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Survey of hepatitis B surface variant infection in children 15 years after a nationwide vaccination programme in Taiwan
  1. H-Y Hsu1,
  2. M-H Chang2,
  3. Y-H Ni2,
  4. H-L Chen1
  1. 1Department of Paediatrics, National Taiwan University Hospital, Taipei, Taiwan, and Department of Primary Care Medicine, National Taiwan University College of Medicine, Taipei, Taiwan
  2. 2Department of Paediatrics, National Taiwan University Hospital and College of Medicine, Taipei, Taiwan
  1. Correspondence to:
    Dr M-H Chang
    Department of Paediatrics, National Taiwan University Hospital, No 7, Chung-Shan South Rd, Taipei, Taiwan;


Background: It is not known whether hepatitis B virus (HBV) with mutations in the a determinant (amino acids (aa) 121–149) of the hepatitis B surface antigen (HBsAg) affect vaccination efficacy.

Aim: To investigate the prevalence and clinical significance of these mutants in children, 15 years after universal vaccination in Taiwan.

Methods: Nucleotide sequences encoding the a determinant region (aa 110–160) of HBsAg were analysed in all HBV-DNA positive sera from 1357 children and 219 adolescents serosurveyed in 1999. We then compared the prevalence and changes in the mutants in these children with our previous surveys in the same area conducted in 1984 (just before vaccination), 1989, and 1994.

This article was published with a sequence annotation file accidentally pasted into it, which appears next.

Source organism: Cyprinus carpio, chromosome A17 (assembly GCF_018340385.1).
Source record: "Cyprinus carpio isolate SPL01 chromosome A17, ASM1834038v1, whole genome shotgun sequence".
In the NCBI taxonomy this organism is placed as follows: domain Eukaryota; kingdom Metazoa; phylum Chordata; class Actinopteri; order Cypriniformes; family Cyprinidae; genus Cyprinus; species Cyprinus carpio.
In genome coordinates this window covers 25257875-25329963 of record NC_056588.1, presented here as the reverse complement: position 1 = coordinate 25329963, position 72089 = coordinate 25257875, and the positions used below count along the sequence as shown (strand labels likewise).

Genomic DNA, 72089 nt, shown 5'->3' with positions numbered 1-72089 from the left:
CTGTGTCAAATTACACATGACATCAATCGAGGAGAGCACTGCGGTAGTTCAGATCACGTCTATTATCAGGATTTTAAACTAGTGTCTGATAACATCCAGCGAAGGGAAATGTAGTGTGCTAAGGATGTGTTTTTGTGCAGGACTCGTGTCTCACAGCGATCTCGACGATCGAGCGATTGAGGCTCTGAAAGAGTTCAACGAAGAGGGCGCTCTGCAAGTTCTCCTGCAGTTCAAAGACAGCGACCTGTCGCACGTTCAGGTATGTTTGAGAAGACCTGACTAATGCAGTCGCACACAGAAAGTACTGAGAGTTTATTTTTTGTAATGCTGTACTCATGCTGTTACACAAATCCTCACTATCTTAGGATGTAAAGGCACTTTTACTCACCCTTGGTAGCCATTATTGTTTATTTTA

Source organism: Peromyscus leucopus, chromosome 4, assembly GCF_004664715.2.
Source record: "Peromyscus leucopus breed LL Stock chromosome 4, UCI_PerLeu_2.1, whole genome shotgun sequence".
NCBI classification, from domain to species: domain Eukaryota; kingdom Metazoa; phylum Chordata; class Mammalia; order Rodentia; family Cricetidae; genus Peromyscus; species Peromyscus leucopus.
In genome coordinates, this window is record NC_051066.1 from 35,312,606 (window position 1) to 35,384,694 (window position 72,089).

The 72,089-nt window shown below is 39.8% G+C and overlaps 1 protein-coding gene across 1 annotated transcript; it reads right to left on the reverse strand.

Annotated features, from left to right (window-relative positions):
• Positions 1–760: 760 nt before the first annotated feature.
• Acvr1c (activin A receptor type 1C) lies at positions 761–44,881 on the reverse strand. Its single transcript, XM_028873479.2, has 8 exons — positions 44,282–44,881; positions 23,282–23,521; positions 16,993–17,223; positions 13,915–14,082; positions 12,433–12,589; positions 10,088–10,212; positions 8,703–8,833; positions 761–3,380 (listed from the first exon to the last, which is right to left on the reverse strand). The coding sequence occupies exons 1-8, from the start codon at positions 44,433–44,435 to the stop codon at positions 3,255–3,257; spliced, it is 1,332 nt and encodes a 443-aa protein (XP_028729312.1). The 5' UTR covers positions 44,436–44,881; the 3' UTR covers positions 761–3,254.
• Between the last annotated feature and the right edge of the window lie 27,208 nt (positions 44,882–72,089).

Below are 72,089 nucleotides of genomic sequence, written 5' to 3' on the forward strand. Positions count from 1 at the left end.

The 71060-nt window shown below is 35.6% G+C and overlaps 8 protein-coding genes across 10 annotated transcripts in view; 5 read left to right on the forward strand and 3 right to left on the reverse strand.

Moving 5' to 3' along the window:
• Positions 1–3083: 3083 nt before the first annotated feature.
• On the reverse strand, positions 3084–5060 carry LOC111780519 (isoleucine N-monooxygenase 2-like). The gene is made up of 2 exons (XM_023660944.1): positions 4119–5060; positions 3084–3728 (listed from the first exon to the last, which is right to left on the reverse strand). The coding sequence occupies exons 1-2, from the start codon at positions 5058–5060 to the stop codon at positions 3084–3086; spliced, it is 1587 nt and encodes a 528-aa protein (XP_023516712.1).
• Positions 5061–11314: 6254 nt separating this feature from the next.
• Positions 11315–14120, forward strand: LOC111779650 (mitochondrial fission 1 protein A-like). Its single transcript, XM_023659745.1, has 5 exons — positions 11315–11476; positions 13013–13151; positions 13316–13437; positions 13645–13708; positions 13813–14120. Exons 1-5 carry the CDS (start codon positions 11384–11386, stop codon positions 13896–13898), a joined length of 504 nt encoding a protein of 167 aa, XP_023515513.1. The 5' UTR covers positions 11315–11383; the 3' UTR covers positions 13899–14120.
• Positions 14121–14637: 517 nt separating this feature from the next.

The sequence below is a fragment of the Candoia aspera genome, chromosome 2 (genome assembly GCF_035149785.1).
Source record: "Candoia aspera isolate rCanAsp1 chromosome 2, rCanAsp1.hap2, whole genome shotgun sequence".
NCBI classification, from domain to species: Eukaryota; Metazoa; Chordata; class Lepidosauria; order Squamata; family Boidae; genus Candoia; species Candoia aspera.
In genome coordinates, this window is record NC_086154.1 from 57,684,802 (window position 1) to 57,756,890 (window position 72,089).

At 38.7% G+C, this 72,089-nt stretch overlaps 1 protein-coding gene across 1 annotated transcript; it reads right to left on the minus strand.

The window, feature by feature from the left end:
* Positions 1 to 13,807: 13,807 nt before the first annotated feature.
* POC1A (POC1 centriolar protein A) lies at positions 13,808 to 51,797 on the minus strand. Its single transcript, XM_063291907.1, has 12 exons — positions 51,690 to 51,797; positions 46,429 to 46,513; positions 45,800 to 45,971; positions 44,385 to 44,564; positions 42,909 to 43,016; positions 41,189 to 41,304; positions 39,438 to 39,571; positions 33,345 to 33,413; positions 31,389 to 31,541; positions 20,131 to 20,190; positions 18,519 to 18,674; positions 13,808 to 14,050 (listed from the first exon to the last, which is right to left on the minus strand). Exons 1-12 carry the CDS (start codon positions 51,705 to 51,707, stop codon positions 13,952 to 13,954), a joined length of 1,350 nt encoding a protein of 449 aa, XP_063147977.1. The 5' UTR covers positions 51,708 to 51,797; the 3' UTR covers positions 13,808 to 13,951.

Results: The prevalence of a determinant mutants in HBV-DNA positive children was 7.8% (8/103) in 1984, which significantly increased to 19.6% (10/51) in 1989, peaked at 28.1% (9/32) in 1994, and remained at 23.1% ((3/13) (T131I, G145R, G145R)) in 1999; it was higher in those fully vaccinated compared with those not vaccinated (15/46 v 15/153; p<0.001). However, the number of mutant infected children in each survey was stable in the first 5–10 year period but decreased 10–15 years post vaccination. Increased amino acid variation in the a determinant region occurred in carrier children in the post vaccination survey. Mutated residues tended to occur more frequently in the region with greater local hydrophilicity (residues 140–149) in those vaccinated than in unvaccinated children with variant infection (12/15 v 6/15; p = 0.062). More HBsAg positive a determinant mutants emerged in children fully vaccinated with plasma derived vaccine than those given recombinant vaccine (10/2399 (0.46%) v 0/503; p = 0.122).

Conclusion: We found that a determinant variants have an advantage in infecting immunised children but do not threaten current HBV vaccination strategies in Taiwan.